by David Bedein
From Israel’s perspective, North Korea’s nuclear test, conducted Monday, was almost old news. Although the world was shocked when the news broke, Israeli security and Foreign Ministry officials could have said: “We told you so.”
Sources in the Israeli security establishment say they have been reporting on the connections between North Korea and Iran since the mid-1990s, when they started warning that North Korean technology was behind Iran’s Shahab missile. North Korean military, missile and nuclear experts have roamed the planet, mainly in the Middle East, seeking to sell their technologies to the highest bidder.
“And two years ago we reported - and backed it up with documentation - that North Korea was building Syria a nuclear reactor, and after we told them, we also attacked and destroyed it, to make sure that the threat was removed,” the sources said.
From Israel’s perspective, this is an existential issue: If the Americans blink, that will be sensed very clearly, and it will tell North Korea that it can continue to go about its nuclear weapons business. The North Korean developments likely will lead to Syria gaining improved missile technology and Iran accelerating its nuclear program.
Another senior Israeli official angrily chastised the United States for its lack of action after it learned North Korea was helping Syria build a nuclear reactor.
“What did the Americans do with all that? Not much,” the official said. “The Syrian reactor ought to have taught them that North Korea had lied throughout the entire affair, but Washington nevertheless preferred to persevere with its critical dialogue.
“The result of that is that the missiles were fired, the tests continued. Yesterday was a resounding slap on the cheek, which ostensibly is supposed to indicate to all of us that the time has come for the administration either to sober up, or for us to despair of it.”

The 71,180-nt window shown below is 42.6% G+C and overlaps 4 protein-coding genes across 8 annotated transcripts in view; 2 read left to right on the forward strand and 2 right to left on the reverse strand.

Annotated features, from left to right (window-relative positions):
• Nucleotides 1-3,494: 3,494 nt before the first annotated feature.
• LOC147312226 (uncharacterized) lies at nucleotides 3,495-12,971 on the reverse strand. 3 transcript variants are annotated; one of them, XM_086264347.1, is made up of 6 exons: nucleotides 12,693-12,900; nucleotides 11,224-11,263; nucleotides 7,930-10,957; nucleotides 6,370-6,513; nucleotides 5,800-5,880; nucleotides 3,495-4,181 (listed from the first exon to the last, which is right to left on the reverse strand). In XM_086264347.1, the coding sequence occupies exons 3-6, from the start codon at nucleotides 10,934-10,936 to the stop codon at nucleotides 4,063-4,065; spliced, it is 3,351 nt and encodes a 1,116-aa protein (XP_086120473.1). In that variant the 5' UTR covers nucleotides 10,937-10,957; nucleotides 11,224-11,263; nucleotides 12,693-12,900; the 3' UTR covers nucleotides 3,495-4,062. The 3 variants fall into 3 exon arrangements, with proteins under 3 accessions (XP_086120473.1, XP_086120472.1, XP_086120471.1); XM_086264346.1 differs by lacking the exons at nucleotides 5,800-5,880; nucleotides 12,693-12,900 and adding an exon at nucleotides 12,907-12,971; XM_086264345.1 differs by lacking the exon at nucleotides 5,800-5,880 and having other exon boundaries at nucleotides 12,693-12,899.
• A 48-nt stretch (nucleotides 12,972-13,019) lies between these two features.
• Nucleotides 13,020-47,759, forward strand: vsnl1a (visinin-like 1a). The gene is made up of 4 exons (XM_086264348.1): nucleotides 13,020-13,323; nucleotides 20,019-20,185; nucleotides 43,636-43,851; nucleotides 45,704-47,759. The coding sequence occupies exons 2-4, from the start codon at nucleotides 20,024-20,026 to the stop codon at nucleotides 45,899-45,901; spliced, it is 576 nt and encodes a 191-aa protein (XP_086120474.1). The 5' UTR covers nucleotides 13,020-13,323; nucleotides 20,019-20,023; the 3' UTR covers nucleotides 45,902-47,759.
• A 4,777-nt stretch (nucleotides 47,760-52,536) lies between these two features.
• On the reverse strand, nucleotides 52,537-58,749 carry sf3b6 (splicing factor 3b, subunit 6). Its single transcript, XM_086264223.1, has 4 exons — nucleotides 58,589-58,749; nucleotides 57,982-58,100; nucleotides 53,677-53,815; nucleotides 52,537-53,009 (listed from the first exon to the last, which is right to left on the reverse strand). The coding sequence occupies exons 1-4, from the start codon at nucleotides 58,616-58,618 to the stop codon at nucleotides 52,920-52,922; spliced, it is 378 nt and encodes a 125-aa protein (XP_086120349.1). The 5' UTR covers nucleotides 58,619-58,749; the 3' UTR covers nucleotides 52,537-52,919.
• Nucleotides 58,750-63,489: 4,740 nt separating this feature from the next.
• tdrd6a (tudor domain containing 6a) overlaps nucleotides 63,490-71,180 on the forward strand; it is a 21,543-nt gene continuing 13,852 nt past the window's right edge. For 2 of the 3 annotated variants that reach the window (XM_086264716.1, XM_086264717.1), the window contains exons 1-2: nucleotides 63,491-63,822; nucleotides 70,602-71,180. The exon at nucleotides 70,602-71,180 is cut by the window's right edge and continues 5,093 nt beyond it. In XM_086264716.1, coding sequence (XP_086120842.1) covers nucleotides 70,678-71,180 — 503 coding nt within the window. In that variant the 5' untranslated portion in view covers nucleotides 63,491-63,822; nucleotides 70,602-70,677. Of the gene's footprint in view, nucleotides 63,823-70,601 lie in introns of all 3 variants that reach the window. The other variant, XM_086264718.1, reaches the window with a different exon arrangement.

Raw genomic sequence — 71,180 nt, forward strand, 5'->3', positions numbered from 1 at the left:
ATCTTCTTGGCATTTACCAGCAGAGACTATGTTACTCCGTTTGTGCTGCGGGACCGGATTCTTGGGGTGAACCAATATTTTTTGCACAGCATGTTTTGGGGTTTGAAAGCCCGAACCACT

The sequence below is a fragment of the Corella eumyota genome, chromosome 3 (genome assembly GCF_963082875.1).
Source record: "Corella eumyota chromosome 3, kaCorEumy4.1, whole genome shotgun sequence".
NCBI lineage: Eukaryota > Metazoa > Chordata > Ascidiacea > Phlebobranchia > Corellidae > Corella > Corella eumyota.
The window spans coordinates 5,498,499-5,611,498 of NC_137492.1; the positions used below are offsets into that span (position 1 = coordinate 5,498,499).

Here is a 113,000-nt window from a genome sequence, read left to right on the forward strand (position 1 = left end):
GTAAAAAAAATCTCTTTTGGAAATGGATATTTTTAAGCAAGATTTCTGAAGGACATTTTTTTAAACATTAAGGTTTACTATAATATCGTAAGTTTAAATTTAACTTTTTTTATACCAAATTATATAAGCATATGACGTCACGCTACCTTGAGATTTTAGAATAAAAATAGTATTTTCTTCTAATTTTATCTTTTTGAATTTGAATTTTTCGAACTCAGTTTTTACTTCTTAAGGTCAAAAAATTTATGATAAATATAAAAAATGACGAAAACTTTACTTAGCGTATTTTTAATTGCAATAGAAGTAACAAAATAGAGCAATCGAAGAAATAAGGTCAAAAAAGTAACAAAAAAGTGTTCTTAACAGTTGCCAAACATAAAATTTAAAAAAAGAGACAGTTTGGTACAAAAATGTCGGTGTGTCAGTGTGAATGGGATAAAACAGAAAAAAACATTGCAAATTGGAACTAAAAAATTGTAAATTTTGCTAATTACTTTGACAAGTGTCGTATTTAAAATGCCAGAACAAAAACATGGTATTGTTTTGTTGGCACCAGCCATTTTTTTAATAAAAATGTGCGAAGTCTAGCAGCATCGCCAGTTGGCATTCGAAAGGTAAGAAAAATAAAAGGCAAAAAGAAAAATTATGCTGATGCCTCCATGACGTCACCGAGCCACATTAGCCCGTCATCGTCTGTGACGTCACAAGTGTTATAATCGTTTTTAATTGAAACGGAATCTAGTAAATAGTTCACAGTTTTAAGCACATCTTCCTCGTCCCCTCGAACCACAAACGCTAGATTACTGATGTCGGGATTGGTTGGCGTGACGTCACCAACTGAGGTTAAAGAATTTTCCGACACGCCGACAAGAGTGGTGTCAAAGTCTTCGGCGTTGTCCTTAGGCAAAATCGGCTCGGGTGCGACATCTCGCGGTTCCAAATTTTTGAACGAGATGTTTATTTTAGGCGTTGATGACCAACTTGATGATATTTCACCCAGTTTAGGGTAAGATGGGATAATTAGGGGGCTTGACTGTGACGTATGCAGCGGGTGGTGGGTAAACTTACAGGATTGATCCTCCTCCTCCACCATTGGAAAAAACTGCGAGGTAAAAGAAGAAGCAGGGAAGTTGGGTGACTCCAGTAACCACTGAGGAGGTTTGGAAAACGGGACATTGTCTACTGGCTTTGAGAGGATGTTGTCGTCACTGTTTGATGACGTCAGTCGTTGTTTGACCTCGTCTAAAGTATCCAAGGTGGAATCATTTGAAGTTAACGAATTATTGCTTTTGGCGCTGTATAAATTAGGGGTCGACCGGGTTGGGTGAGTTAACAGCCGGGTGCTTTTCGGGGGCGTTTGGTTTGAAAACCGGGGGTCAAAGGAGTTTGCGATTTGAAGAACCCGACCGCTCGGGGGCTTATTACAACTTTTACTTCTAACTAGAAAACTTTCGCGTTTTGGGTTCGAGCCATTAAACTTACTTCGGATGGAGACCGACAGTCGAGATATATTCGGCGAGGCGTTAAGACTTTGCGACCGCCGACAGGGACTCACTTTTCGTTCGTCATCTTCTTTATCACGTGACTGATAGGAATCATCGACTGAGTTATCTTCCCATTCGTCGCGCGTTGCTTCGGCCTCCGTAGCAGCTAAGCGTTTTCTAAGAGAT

Barak: ‘Talk And Sanctions Don’t Stop Rogue Regimes’
Israel Defense Minister Ehud Barak called on the United States and the international community to learn lessons from North Korea’s nuclear defiance.
“It is incumbent upon the United States and the international community to learn the lessons so as to convey a clear message to Iran,” Mr. Barak said. “Israel is concerned by the free world’s failure to stand up to North Korea.
“Talk, declarations and soft sanctions do not stop rogue regimes from endangering world peace. This test is a warning sign and a message to the world to wake up.”
Mr. Barak also expressed skepticism about the United States’ ability to prevent Iran from becoming a nuclear power.
“The chance of the dialogue between the United States and Iran producing an end to the Iranian effort to advance towards the attainment of a military nuclear capability is very low,” said Mr. Barak. “The Americans understand that the chance is very low, just that they think that there is a logic to this dialogue and yet, if that doesn’t happen, they are going to have to cope with the significance of that further on.”
The Defense minister says he believes the dialogue between the United States and Iran needs to be time limited, but the Obama administration has refrained from setting a firm timetable so far.
Tzahi Hanegbi, chairman of the Israeli Knesset Parliament Foreign Affairs and Defense Committee, was more explicit, saying: “The North Koreans’ flaunted nuclear test was registered not only by the seismographs, but mainly by the Iranian regime of ayatollahs. If the United States surrenders unconditionally to the axis of evil, the entire world can expect to face difficult and demanding moments.”
View this story in the Philadelphia Bulletin
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